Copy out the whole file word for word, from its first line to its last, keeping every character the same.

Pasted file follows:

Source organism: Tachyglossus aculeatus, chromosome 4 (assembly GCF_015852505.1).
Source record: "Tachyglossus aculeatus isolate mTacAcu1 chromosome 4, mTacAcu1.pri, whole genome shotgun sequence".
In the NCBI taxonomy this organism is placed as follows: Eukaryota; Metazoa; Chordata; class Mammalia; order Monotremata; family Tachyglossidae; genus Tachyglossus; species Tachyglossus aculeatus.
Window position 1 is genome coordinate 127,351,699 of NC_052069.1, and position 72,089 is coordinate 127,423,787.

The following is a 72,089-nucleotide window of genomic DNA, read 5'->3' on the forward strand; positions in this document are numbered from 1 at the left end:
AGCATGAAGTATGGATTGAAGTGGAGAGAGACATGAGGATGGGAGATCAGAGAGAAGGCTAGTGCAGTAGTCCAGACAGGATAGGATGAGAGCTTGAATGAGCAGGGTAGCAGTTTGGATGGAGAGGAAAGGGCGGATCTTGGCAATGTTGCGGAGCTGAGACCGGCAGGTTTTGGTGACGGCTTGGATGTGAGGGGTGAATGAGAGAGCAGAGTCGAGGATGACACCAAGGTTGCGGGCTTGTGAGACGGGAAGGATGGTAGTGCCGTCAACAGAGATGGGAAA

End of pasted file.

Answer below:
Source organism: Tachyglossus aculeatus, chromosome 4 (assembly GCF_015852505.1).
Source record: "Tachyglossus aculeatus isolate mTacAcu1 chromosome 4, mTacAcu1.pri, whole genome shotgun sequence".
In the NCBI taxonomy this organism is placed as follows: Eukaryota; Metazoa; Chordata; class Mammalia; order Monotremata; family Tachyglossidae; genus Tachyglossus; species Tachyglossus aculeatus.
Window position 1 is genome coordinate 127,351,699 of NC_052069.1, and position 72,089 is coordinate 127,423,787.

The following is a 72,089-nucleotide window of genomic DNA, read 5'->3' on the forward strand; positions in this document are numbered from 1 at the left end:
AGCATGAAGTATGGATTGAAGTGGAGAGAGACATGAGGATGGGAGATCAGAGAGAAGGCTAGTGCAGTAGTCCAGACAGGATAGGATGAGAGCTTGAATGAGCAGGGTAGCAGTTTGGATGGAGAGGAAAGGGCGGATCTTGGCAATGTTGCGGAGCTGAGACCGGCAGGTTTTGGTGACGGCTTGGATGTGAGGGGTGAATGAGAGAGCAGAGTCGAGGATGACACCAAGGTTGCGGGCTTGTGAGACGGGAAGGATGGTAGTGCCGTCAACAGAGATGGGAAA